US crude oil stocks posted a large increase of 9.9 MMBbl from last week. Gasoline inventories increased 0.9 MMBbl and distillate inventories decreased 1.3 MMBbl. Yesterday afternoon, API reported a crude oil build of 6.8 MMBbl, alongside gasoline and distillate draws of 1.1 MMBbl and 2.1 MMBbl, respectively. Analysts were expecting a crude oil build of 2.0 MMBbl. The most important number to keep an eye on, total petroleum inventories, posted a significant increase of 12.7 MMBbl. For a summary of the crude oil and petroleum product stock movements, see the table below.
US crude oil production increased 100 MBbl/d last week, per the EIA. Crude oil imports were up 265 MBbl/d last week, to an average of 7.4 MMBbl/d. Refinery inputs averaged 16.4 MMBbl/d (137 MBbl/d less than last week), leading to a utilization rate of 89.2%. The significantly large crude oil and total petroleum stocks build pushed prices down offsetting some of the support from the turmoil in Venezuela and Libya. Prompt-month WTI was trading down $0.95/Bbl, at $62.96/Bbl, at the time of writing.
After topping the $66/Bbl level after the US government’s announcement it was canceling Iranian sanction waivers and bringing Iran exports to zero, prices sharply declined on Friday after President Donald Trump told reporters that he “called OPEC” seeking lower gasoline prices, and tweeted later that he had discussed increasing oil flows with Saudi Arabia and that “all were in agreement.” In addition to President Trump’s comments, the expectation of lost Iranian barrels eventually getting replaced by production increase from OPEC and Russia also pressured prices.
Prices steadied and recovered some of their losses at the beginning of the week as the market shrugged off President Trump’s comments, given that none of the OPEC and Saudi representatives came forward to acknowledge his comments and any discussions occurring between the parties. In addition to uncertainty around Trump’s comments, prices got support from the news from Venezuela that opposition leader Juan Guaido called the population and the military to seize power from President Nicolas Madura, as well as from a statement by Saudi Arabia that a deal between producers to withhold output could be extended beyond June to cover 2020.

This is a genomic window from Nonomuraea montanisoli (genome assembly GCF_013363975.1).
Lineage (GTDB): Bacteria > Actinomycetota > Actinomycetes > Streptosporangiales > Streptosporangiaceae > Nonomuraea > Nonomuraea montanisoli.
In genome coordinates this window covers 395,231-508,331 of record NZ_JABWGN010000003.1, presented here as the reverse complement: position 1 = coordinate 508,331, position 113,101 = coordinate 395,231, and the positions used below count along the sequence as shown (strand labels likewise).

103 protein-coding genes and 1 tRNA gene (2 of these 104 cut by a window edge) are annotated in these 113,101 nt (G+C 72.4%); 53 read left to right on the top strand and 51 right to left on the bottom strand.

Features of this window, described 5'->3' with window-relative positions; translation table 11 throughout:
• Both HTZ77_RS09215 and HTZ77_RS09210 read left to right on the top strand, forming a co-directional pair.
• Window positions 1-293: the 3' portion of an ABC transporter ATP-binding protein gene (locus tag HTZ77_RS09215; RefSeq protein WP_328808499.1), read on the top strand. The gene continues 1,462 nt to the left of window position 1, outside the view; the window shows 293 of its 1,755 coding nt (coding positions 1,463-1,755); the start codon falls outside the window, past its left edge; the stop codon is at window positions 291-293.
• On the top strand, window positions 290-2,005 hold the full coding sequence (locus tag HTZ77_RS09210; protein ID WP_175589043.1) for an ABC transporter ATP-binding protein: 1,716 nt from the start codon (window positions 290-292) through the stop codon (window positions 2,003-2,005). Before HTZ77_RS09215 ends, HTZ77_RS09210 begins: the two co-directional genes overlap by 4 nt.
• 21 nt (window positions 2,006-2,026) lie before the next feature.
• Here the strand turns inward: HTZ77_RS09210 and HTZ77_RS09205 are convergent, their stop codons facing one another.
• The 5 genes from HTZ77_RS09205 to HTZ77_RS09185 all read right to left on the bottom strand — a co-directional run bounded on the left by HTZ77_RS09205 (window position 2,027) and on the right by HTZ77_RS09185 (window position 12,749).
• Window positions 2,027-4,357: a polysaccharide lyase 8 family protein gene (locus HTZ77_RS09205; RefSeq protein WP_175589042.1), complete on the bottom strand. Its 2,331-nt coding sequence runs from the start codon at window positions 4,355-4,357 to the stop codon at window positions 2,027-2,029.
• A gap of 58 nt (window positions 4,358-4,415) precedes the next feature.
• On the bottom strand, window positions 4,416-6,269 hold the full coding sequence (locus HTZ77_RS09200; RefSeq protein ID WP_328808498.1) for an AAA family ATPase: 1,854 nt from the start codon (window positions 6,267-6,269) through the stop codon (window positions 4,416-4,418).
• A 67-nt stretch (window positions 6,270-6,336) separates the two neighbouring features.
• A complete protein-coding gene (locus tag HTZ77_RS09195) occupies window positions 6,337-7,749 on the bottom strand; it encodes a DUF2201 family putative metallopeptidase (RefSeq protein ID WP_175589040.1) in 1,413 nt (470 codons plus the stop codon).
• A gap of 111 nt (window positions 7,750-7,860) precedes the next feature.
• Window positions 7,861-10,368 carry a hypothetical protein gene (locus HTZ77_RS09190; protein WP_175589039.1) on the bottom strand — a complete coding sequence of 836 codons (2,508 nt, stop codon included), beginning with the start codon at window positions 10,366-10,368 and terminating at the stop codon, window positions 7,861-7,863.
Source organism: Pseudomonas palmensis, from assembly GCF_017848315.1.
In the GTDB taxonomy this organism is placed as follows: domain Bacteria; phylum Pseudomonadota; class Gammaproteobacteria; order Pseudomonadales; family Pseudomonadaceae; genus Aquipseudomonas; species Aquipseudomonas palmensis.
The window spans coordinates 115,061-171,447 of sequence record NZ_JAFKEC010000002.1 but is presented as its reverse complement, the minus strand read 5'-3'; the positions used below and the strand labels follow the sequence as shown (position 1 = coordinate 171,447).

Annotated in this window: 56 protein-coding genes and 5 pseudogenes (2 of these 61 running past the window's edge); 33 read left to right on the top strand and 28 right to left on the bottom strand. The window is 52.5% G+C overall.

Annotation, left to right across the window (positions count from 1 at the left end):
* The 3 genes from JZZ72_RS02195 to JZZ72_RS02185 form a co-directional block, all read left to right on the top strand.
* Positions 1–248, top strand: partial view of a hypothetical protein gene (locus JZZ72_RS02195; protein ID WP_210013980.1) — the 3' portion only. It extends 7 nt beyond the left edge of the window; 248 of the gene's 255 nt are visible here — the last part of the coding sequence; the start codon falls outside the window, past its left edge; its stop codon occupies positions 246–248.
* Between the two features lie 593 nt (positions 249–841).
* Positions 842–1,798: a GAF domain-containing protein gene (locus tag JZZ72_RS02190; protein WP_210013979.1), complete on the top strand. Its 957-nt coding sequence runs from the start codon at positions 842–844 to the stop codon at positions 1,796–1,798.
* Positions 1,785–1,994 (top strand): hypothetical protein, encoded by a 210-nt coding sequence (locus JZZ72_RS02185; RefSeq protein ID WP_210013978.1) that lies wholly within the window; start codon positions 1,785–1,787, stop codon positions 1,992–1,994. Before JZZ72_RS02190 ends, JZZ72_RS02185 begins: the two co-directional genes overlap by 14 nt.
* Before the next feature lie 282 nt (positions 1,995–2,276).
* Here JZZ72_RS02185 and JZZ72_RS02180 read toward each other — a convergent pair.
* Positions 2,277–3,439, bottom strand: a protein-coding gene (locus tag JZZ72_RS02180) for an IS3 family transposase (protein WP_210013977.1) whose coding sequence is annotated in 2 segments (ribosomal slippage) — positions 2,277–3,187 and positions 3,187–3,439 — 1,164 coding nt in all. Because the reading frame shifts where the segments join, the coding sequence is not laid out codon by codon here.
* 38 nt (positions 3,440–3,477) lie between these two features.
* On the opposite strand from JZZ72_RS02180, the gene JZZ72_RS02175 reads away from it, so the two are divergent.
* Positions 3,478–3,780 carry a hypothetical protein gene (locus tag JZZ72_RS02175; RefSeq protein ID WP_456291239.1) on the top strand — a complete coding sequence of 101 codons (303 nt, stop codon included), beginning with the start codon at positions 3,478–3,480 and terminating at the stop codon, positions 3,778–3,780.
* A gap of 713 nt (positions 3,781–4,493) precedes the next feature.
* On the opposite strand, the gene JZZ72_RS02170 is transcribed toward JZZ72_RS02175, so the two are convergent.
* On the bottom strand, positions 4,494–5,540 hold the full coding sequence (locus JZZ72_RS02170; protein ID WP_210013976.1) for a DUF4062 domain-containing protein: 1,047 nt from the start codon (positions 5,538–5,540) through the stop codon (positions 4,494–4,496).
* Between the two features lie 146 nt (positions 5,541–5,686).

It is unclear what OPEC’s decision will be in terms of supply cuts, and the decision will most likely depend on Iranian production and global supply-demand levels in July as OPEC gears up for their meeting. Until then, both bearish and bullish headlines and geopolitical turmoil (Venezuela and Libya being key countries) will most likely cause volatility and be the main driver for prices. Any significant gains in prices will be capped by gloomy global economic and demand growth projections and continuously increasing US production.
As expected, prices consolidated, retracing to lows from early April trade. The declines during a week that contained the elimination of sanction waivers suggest that expectation had already been part of the price run. As traders continue to digest the headlines, prices are likely to have a higher level of volatility near term than in recent months. The high side of the range that the volatility will test is between $65/Bbl and $68/Bbl, with last week’s high similar to the highs established in January 2018 ($66.66/Bbl). This area held the market for four months before the major break-out in spring and summer 2018. With the weak close, expect continuation of the declines, perhaps testing the support from the March break-out area ($60.00/Bbl) in the coming weeks.